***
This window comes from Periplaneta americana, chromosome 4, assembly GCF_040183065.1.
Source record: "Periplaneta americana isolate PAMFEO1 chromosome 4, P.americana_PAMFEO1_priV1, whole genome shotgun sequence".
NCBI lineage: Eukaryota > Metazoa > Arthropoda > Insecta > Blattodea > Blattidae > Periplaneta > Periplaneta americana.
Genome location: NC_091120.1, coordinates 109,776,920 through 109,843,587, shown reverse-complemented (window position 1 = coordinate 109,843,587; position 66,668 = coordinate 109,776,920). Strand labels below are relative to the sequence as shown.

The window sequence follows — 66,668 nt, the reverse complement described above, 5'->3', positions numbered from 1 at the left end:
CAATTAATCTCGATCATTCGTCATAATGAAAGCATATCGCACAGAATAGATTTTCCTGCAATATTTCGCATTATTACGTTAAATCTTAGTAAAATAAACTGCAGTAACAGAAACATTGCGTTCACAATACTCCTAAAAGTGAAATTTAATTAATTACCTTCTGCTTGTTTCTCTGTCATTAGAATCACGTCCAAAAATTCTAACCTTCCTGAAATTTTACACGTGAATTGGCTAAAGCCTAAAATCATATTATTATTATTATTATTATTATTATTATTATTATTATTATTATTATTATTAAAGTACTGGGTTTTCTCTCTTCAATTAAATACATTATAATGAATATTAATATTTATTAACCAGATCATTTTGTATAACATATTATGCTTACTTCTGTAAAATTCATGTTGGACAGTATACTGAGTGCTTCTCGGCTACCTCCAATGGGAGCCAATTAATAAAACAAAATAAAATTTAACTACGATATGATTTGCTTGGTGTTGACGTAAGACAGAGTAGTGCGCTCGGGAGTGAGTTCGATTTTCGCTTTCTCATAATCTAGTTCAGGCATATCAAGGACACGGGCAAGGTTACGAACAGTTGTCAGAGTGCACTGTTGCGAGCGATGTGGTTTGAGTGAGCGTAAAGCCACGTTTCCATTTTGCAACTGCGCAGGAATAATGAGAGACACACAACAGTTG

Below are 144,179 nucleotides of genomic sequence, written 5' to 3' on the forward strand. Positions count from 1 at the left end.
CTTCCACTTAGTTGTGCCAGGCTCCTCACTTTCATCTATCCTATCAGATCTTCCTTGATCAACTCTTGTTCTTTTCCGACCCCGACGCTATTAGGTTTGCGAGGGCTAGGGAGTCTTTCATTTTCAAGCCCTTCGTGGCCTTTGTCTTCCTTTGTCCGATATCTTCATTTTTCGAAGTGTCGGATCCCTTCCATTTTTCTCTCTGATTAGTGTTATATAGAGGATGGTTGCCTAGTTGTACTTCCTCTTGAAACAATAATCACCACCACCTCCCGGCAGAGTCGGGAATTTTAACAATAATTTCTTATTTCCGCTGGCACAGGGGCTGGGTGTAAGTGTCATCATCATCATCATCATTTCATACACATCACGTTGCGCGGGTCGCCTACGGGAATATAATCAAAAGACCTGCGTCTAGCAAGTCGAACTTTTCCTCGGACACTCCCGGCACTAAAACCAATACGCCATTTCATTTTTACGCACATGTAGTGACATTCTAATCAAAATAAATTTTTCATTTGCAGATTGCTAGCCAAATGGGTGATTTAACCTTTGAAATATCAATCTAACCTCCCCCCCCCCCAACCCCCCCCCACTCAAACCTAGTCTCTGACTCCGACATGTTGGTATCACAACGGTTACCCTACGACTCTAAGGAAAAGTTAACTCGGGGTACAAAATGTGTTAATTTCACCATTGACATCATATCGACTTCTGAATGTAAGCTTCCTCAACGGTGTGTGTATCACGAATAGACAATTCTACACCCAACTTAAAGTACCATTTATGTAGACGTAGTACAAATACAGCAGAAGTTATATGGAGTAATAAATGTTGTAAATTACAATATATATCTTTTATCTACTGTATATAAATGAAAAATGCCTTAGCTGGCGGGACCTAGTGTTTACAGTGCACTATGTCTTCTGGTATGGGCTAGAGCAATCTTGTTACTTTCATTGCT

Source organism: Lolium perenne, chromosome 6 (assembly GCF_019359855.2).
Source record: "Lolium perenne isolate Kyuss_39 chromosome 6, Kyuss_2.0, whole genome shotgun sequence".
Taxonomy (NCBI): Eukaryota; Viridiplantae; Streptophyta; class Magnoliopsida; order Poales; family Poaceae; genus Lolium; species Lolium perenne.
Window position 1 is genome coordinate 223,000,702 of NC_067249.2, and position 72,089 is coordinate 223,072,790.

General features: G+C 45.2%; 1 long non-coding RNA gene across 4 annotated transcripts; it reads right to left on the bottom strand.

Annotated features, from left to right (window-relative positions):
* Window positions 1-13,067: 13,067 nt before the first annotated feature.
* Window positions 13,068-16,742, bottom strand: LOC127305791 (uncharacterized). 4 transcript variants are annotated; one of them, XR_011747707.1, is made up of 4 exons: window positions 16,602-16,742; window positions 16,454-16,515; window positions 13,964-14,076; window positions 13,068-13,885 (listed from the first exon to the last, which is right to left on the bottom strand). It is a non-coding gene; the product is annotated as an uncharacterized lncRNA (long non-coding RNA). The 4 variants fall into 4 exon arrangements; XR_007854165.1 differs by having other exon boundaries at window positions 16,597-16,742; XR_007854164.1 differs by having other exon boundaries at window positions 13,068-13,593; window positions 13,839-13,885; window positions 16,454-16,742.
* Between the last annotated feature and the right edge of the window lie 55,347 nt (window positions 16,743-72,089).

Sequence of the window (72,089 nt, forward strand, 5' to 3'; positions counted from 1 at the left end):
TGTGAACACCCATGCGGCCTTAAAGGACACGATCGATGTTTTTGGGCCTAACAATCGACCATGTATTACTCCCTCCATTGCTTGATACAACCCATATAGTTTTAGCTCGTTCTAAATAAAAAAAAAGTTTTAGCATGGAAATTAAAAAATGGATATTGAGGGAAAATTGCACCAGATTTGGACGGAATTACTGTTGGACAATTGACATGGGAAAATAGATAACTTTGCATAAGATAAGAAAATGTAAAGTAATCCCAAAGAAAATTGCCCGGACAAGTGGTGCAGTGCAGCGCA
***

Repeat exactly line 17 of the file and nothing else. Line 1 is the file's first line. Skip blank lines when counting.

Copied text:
* Between the last annotated feature and the right edge of the window lie 55,347 nt (window positions 16,743-72,089).